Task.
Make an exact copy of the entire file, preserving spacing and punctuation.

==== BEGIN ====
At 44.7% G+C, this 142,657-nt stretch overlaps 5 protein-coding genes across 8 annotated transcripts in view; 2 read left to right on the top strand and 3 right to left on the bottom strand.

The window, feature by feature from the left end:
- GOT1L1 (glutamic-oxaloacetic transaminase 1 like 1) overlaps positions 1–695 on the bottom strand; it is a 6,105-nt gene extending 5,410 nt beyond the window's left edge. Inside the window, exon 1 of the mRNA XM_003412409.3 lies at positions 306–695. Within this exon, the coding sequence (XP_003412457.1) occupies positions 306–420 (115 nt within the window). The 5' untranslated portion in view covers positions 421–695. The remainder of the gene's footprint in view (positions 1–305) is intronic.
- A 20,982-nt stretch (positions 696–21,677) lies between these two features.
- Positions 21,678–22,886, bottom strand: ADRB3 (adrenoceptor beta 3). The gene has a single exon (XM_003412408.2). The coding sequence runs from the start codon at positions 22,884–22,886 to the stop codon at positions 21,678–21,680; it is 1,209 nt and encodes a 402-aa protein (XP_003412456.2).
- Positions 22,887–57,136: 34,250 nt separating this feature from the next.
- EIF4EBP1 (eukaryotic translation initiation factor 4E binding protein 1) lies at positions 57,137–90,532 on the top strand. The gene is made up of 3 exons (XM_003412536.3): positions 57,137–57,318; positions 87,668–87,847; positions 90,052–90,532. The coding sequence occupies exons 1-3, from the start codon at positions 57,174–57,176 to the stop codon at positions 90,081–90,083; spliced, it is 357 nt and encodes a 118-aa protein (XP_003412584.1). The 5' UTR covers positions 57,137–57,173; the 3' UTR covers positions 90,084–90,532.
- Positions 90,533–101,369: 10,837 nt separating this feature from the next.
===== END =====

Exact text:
At 44.7% G+C, this 142,657-nt stretch overlaps 5 protein-coding genes across 8 annotated transcripts in view; 2 read left to right on the top strand and 3 right to left on the bottom strand.

The window, feature by feature from the left end:
- GOT1L1 (glutamic-oxaloacetic transaminase 1 like 1) overlaps positions 1–695 on the bottom strand; it is a 6,105-nt gene extending 5,410 nt beyond the window's left edge. Inside the window, exon 1 of the mRNA XM_003412409.3 lies at positions 306–695. Within this exon, the coding sequence (XP_003412457.1) occupies positions 306–420 (115 nt within the window). The 5' untranslated portion in view covers positions 421–695. The remainder of the gene's footprint in view (positions 1–305) is intronic.
- A 20,982-nt stretch (positions 696–21,677) lies between these two features.
- Positions 21,678–22,886, bottom strand: ADRB3 (adrenoceptor beta 3). The gene has a single exon (XM_003412408.2). The coding sequence runs from the start codon at positions 22,884–22,886 to the stop codon at positions 21,678–21,680; it is 1,209 nt and encodes a 402-aa protein (XP_003412456.2).
- Positions 22,887–57,136: 34,250 nt separating this feature from the next.
- EIF4EBP1 (eukaryotic translation initiation factor 4E binding protein 1) lies at positions 57,137–90,532 on the top strand. The gene is made up of 3 exons (XM_003412536.3): positions 57,137–57,318; positions 87,668–87,847; positions 90,052–90,532. The coding sequence occupies exons 1-3, from the start codon at positions 57,174–57,176 to the stop codon at positions 90,081–90,083; spliced, it is 357 nt and encodes a 118-aa protein (XP_003412584.1). The 5' UTR covers positions 57,137–57,173; the 3' UTR covers positions 90,084–90,532.
- Positions 90,533–101,369: 10,837 nt separating this feature from the next.